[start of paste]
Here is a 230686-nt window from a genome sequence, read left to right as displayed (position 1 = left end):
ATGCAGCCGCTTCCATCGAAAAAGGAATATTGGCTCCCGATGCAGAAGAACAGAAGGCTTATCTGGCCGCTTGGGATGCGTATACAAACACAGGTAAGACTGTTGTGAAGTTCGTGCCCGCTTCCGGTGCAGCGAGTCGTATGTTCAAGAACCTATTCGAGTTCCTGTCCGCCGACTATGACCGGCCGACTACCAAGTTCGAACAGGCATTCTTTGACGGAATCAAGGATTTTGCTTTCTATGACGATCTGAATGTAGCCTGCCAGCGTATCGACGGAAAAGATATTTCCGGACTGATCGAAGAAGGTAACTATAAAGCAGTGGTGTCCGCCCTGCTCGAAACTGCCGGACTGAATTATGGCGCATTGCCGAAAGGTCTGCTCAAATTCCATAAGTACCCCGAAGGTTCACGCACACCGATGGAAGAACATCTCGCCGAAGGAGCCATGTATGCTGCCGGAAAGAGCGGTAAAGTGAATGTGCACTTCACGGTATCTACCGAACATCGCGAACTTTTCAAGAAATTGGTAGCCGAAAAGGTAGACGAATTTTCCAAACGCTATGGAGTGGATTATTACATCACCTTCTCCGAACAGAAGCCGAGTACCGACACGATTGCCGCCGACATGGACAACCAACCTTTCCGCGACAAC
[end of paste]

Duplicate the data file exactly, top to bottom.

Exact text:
Here is a 230686-nt window from a genome sequence, read left to right as displayed (position 1 = left end):
ATGCAGCCGCTTCCATCGAAAAAGGAATATTGGCTCCCGATGCAGAAGAACAGAAGGCTTATCTGGCCGCTTGGGATGCGTATACAAACACAGGTAAGACTGTTGTGAAGTTCGTGCCCGCTTCCGGTGCAGCGAGTCGTATGTTCAAGAACCTATTCGAGTTCCTGTCCGCCGACTATGACCGGCCGACTACCAAGTTCGAACAGGCATTCTTTGACGGAATCAAGGATTTTGCTTTCTATGACGATCTGAATGTAGCCTGCCAGCGTATCGACGGAAAAGATATTTCCGGACTGATCGAAGAAGGTAACTATAAAGCAGTGGTGTCCGCCCTGCTCGAAACTGCCGGACTGAATTATGGCGCATTGCCGAAAGGTCTGCTCAAATTCCATAAGTACCCCGAAGGTTCACGCACACCGATGGAAGAACATCTCGCCGAAGGAGCCATGTATGCTGCCGGAAAGAGCGGTAAAGTGAATGTGCACTTCACGGTATCTACCGAACATCGCGAACTTTTCAAGAAATTGGTAGCCGAAAAGGTAGACGAATTTTCCAAACGCTATGGAGTGGATTATTACATCACCTTCTCCGAACAGAAGCCGAGTACCGACACGATTGCCGCCGACATGGACAACCAACCTTTCCGCGACAAC